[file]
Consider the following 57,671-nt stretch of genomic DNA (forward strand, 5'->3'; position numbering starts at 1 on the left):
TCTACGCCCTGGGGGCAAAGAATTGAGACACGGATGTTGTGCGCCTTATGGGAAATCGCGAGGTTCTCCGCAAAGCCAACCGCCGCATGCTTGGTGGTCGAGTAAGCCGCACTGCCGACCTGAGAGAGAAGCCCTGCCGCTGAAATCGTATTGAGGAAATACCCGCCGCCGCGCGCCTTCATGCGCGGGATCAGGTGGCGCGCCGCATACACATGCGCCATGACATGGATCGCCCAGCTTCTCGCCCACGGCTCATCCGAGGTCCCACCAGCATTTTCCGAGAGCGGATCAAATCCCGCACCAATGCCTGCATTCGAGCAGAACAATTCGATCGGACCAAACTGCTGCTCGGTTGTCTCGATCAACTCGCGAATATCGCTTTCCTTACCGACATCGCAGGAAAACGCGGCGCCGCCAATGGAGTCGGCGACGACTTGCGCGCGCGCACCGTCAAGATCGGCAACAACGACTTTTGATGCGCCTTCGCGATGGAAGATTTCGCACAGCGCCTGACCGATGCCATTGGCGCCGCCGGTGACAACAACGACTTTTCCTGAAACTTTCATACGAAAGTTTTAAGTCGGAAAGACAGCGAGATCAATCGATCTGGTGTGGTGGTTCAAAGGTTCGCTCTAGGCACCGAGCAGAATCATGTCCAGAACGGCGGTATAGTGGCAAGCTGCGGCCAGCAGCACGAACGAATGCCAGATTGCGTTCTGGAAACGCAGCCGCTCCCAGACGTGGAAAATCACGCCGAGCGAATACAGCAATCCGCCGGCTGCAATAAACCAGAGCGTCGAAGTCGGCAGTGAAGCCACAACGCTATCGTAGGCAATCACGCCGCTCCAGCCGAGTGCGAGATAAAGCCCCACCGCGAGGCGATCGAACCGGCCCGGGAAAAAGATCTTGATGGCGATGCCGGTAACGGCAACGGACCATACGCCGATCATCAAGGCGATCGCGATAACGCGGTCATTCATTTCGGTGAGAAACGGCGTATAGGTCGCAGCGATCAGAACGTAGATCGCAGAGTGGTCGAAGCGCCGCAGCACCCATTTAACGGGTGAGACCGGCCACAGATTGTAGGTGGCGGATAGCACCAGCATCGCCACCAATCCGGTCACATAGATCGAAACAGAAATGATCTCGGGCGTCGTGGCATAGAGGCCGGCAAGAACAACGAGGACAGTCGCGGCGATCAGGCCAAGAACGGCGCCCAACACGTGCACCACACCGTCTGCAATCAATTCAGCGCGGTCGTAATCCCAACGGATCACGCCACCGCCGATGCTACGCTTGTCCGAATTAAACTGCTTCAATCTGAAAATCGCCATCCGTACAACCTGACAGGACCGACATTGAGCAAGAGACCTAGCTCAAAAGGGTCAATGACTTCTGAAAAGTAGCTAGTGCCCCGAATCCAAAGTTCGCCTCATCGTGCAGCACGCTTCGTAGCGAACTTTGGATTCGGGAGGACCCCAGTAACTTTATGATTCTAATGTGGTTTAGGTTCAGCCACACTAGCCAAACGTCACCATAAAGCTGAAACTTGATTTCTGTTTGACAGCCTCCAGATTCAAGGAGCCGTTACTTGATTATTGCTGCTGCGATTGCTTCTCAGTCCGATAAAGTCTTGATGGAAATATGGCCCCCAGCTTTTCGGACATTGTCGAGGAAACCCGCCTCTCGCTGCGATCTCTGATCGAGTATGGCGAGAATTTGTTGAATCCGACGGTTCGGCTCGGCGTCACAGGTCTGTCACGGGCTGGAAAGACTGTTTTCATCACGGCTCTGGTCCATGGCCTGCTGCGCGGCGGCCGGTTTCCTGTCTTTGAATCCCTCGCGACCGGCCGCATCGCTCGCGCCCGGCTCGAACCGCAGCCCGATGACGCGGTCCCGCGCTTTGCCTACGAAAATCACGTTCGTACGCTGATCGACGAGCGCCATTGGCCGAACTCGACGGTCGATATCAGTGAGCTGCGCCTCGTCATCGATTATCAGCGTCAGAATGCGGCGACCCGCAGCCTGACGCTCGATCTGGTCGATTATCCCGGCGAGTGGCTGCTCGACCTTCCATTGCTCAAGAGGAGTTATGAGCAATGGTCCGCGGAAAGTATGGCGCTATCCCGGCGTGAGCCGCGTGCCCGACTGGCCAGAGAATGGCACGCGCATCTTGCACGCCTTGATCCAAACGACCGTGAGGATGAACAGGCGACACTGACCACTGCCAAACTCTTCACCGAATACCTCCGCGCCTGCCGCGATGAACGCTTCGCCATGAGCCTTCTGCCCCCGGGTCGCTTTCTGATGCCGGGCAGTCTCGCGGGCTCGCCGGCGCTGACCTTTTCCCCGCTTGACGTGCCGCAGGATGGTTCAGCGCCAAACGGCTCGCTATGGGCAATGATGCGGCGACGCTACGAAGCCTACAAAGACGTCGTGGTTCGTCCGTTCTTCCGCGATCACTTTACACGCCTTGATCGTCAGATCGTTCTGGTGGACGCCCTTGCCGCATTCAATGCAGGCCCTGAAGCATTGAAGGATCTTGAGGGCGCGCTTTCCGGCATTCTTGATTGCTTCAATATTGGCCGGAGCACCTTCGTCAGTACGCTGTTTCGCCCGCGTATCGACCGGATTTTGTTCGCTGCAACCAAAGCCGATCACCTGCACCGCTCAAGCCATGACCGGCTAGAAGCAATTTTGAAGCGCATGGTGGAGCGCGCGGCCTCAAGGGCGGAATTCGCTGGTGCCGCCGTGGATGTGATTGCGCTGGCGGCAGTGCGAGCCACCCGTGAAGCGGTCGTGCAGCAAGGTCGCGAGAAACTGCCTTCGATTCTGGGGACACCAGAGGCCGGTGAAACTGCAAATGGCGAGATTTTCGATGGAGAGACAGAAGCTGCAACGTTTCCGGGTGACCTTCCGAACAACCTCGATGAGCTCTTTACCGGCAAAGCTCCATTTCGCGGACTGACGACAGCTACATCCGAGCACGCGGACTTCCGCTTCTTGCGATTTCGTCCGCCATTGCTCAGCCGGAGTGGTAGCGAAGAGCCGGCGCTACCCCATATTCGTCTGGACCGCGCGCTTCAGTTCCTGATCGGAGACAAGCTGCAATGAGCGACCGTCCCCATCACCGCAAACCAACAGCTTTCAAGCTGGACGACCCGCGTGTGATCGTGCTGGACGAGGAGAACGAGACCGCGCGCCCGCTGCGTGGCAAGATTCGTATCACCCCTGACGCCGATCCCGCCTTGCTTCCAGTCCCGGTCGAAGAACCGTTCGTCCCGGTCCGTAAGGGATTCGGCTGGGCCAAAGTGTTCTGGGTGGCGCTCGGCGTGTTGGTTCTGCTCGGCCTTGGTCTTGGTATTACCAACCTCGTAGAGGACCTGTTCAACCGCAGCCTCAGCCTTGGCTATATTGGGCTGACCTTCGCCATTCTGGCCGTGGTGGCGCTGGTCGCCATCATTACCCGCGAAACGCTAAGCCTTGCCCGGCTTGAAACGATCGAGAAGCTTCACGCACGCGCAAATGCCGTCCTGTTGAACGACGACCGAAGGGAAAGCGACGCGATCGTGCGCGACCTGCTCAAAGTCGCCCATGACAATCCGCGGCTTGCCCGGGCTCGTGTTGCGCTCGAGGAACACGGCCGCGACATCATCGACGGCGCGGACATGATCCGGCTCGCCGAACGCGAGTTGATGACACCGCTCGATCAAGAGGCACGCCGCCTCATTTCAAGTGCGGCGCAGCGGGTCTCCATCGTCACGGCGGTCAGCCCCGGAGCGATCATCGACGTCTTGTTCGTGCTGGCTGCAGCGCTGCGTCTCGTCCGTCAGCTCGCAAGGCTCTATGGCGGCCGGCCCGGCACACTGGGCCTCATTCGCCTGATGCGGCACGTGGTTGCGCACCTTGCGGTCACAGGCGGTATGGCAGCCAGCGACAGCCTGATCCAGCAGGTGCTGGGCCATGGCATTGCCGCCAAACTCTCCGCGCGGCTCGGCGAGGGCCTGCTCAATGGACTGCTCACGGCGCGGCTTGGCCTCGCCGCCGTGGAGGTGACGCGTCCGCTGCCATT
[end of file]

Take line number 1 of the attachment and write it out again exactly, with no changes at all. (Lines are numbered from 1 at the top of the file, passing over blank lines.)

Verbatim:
Consider the following 57,671-nt stretch of genomic DNA (forward strand, 5'->3'; position numbering starts at 1 on the left):